Biopharmaceuticals are drugs which are produced with the means of biotechnology. There are a number of ways in which such drugs can be made, but the key distinction between them and other drugs is that they are not extracted from a native source or synthesized with chemical reactions. Instead, they are created with the use of living organisms which may have been modified to produce the desired compound. This requires the use of specialized equipment and clean rooms for safety which protect the integrity of the pharmaceutical compounds while they are produced and packaged.
One classic method of making biopharmaceuticals involves the use of a bioreactor, a container which is used to create tightly controlled conditions which facilitate the growth of a particular organism. In a bioreactor, drugs can be produced by organisms which generate biopharmaceuticals as a byproduct of their life cyle, often because these organisms have been modified to produce specific proteins and nucleic acids. Cell cultures and modified microbes can both be used in bioreactors to make drugs and compounds which can be used in the production of pharmaceuticals.
Genetic modification of plants and animals may also be used to make biopharmaceuticals. Transgenic cows may be designed, for example, to secrete a specific compound in their milk. The practice of using transgenic organisms for the production of pharmaceuticals has been controversial in some regions of the world, for reasons varying from ethical concerns to worries that such organisms could cross-breed with conventional organisms and become contaminated.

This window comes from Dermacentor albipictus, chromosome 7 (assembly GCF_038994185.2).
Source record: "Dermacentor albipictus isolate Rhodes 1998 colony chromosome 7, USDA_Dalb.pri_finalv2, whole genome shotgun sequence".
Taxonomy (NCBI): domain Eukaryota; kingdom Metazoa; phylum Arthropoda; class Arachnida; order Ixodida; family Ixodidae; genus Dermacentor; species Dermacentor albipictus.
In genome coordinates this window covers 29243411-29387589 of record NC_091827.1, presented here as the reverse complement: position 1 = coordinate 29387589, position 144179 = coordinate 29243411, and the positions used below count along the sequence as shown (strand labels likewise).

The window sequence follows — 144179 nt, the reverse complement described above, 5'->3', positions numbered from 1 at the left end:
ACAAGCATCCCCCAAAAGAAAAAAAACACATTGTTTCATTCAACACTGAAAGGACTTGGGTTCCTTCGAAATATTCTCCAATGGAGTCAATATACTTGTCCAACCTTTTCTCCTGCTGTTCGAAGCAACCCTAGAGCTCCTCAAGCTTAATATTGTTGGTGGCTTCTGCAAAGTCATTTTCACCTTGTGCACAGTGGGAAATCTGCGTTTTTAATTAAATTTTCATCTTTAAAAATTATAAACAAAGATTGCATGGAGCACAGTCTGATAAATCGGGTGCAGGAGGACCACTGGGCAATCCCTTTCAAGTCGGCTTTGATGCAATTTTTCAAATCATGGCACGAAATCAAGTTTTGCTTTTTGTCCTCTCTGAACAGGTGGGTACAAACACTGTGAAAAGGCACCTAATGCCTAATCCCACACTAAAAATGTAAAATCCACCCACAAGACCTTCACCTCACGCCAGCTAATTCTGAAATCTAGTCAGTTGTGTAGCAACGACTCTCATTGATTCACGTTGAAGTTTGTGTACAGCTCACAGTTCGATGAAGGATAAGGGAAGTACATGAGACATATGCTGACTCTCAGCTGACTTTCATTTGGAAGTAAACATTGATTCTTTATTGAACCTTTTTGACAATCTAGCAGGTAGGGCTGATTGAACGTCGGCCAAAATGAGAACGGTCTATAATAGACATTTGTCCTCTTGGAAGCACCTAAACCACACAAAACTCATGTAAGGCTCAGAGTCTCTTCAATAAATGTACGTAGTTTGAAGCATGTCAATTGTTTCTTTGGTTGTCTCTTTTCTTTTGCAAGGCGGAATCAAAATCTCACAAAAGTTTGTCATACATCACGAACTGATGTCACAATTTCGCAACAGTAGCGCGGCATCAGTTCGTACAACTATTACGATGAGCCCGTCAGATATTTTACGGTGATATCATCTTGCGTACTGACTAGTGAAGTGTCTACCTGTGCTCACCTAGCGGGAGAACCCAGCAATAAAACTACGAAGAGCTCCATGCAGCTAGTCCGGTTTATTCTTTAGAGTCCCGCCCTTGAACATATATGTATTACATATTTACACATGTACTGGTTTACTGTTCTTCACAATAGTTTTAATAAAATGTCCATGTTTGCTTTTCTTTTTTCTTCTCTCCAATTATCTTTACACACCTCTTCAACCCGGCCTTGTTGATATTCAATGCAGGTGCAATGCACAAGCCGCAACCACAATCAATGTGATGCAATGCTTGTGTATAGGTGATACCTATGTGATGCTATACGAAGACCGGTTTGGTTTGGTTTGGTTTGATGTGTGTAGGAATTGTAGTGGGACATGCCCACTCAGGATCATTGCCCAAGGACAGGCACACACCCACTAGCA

A variety of substances can be made using biopharmaceutical techniques, including blood factors, interferons, hormones, vaccines, and monoclonal antibodies. When researchers develop new biopharmaceuticals, they typically file for patents to protect their inventions and the process, and go through a series of steps to seek approval so that their drugs can be sold on the open market. These steps involve extensive testing for safety and efficacy, to confirm that the drugs work as claimed.
The first biopharmaceutical to hit the market was artificial human insulin, which was released in 1982 for use by diabetics. The biopharmaceuticals industry exploded after the 1980s, thanks to increasing interest in additional medical treatments, and advancements in laboratory science which made new developments possible. One advantage to such drugs, especially as an alternative to native compounds, is that they tend to be safer and the dosing is extremely reliable, because the production conditions are very tightly controlled.